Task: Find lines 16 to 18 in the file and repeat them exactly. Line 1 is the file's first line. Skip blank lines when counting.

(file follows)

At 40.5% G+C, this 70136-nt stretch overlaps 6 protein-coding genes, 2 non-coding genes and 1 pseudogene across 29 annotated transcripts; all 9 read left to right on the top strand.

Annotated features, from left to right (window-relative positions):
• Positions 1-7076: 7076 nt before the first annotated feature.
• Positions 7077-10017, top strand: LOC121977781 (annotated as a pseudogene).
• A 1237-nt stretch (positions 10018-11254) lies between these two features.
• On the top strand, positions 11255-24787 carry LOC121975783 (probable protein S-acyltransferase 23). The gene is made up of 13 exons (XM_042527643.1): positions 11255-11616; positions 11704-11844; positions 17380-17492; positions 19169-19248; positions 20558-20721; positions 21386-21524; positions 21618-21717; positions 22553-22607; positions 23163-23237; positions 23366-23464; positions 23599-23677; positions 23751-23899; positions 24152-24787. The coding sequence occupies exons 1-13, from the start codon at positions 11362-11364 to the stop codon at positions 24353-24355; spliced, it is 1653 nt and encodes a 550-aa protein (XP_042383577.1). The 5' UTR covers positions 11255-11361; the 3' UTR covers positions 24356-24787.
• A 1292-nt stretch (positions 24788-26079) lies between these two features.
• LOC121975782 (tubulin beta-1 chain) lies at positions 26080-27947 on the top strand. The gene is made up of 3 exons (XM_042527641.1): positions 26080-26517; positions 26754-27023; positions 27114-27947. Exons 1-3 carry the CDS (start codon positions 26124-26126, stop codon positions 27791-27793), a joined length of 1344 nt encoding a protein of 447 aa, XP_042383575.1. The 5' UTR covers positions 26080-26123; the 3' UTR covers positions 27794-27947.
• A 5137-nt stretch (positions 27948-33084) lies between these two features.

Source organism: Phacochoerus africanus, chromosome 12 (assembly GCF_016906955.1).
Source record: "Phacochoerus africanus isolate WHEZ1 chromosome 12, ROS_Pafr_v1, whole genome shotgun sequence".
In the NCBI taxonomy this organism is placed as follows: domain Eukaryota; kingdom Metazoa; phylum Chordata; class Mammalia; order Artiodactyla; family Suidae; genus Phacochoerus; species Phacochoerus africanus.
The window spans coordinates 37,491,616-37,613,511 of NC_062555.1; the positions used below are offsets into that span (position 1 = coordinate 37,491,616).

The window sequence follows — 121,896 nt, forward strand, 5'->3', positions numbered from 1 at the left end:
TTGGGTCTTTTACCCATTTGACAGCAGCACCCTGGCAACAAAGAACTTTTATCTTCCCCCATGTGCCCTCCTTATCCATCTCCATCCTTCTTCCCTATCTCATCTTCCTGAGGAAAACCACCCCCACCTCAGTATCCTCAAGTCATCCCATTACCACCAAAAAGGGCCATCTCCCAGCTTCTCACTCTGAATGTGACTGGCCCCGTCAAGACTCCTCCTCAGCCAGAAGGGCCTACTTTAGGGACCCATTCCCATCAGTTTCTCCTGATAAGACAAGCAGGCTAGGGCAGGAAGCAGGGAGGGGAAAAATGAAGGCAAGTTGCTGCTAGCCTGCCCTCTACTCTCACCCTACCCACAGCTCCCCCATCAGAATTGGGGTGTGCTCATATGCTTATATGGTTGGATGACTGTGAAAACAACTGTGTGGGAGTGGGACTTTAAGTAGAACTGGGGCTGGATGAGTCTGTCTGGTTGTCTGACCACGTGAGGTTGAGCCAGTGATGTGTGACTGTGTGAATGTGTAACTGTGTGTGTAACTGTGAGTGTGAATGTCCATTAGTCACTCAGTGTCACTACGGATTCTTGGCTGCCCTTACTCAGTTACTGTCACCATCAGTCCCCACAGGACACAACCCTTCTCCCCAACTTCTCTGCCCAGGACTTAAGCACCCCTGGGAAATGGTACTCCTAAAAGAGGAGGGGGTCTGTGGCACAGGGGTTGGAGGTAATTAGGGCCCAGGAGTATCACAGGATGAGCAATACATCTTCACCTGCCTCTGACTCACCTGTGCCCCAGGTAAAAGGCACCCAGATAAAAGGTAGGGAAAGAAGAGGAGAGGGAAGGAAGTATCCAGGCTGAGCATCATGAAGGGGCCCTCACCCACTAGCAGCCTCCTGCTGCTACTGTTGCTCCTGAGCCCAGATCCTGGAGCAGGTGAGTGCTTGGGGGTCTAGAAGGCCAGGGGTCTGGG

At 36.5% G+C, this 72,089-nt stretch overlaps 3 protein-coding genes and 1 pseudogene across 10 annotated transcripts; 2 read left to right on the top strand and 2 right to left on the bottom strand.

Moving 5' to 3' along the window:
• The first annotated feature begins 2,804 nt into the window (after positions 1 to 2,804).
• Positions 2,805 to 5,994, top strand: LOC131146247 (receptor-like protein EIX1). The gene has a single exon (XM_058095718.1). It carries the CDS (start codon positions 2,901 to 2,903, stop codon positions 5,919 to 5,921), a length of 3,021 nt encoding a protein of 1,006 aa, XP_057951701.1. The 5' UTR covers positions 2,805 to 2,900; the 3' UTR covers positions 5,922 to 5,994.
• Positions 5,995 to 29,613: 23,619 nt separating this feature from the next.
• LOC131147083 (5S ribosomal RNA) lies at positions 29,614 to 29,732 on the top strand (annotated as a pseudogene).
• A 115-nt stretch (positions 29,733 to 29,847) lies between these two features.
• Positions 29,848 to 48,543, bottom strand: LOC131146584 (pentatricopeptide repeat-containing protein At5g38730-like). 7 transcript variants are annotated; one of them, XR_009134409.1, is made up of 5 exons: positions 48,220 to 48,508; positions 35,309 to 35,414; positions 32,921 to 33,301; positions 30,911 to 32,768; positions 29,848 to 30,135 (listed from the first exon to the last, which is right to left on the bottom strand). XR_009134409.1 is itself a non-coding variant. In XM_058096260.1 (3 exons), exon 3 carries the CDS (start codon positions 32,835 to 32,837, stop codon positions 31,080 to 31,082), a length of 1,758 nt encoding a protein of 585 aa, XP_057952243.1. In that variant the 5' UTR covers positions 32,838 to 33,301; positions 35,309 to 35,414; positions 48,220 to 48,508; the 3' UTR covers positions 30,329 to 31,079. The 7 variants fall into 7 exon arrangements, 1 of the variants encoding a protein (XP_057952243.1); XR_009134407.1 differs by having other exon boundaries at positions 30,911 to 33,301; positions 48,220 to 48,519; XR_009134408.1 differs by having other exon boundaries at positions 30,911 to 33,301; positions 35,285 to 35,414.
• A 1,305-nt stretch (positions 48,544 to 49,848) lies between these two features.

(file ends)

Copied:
At 36.5% G+C, this 72,089-nt stretch overlaps 3 protein-coding genes and 1 pseudogene across 10 annotated transcripts; 2 read left to right on the top strand and 2 right to left on the bottom strand.

Moving 5' to 3' along the window:
• The first annotated feature begins 2,804 nt into the window (after positions 1 to 2,804).